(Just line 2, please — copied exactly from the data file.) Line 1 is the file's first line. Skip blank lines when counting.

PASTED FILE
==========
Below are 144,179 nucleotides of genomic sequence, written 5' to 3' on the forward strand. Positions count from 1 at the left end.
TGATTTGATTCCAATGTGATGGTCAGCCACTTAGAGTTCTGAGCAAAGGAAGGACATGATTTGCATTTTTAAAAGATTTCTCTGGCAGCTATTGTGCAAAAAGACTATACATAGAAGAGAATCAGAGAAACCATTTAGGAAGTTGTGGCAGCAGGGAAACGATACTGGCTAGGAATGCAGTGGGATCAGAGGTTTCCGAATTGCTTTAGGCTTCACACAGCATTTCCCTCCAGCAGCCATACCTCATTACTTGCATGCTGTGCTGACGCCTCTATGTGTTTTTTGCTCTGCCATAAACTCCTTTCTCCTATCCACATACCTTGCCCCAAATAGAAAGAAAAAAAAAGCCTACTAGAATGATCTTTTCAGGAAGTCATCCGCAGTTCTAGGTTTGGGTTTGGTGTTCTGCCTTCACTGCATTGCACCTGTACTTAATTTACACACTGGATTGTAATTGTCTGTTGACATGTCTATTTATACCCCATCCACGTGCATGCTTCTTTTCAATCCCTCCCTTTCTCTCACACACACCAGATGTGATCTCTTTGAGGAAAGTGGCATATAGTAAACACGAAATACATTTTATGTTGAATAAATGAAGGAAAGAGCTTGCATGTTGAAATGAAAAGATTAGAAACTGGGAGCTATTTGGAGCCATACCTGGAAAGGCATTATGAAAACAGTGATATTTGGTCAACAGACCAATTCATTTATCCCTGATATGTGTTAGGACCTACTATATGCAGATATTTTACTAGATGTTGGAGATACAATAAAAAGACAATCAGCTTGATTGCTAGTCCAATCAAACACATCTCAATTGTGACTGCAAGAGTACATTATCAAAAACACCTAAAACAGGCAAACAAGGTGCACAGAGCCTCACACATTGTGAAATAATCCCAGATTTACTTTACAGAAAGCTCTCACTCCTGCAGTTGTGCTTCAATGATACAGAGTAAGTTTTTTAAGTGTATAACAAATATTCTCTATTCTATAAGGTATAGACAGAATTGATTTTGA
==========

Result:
TGATTTGATTCCAATGTGATGGTCAGCCACTTAGAGTTCTGAGCAAAGGAAGGACATGATTTGCATTTTTAAAAGATTTCTCTGGCAGCTATTGTGCAAAAAGACTATACATAGAAGAGAATCAGAGAAACCATTTAGGAAGTTGTGGCAGCAGGGAAACGATACTGGCTAGGAATGCAGTGGGATCAGAGGTTTCCGAATTGCTTTAGGCTTCACACAGCATTTCCCTCCAGCAGCCATACCTCATTACTTGCATGCTGTGCTGACGCCTCTATGTGTTTTTTGCTCTGCCATAAACTCCTTTCTCCTATCCACATACCTTGCCCCAAATAGAAAGAAAAAAAAAGCCTACTAGAATGATCTTTTCAGGAAGTCATCCGCAGTTCTAGGTTTGGGTTTGGTGTTCTGCCTTCACTGCATTGCACCTGTACTTAATTTACACACTGGATTGTAATTGTCTGTTGACATGTCTATTTATACCCCATCCACGTGCATGCTTCTTTTCAATCCCTCCCTTTCTCTCACACACACCAGATGTGATCTCTTTGAGGAAAGTGGCATATAGTAAACACGAAATACATTTTATGTTGAATAAATGAAGGAAAGAGCTTGCATGTTGAAATGAAAAGATTAGAAACTGGGAGCTATTTGGAGCCATACCTGGAAAGGCATTATGAAAACAGTGATATTTGGTCAACAGACCAATTCATTTATCCCTGATATGTGTTAGGACCTACTATATGCAGATATTTTACTAGATGTTGGAGATACAATAAAAAGACAATCAGCTTGATTGCTAGTCCAATCAAACACATCTCAATTGTGACTGCAAGAGTACATTATCAAAAACACCTAAAACAGGCAAACAAGGTGCACAGAGCCTCACACATTGTGAAATAATCCCAGATTTACTTTACAGAAAGCTCTCACTCCTGCAGTTGTGCTTCAATGATACAGAGTAAGTTTTTTAAGTGTATAACAAATATTCTCTATTCTATAAGGTATAGACAGAATTGATTTTGA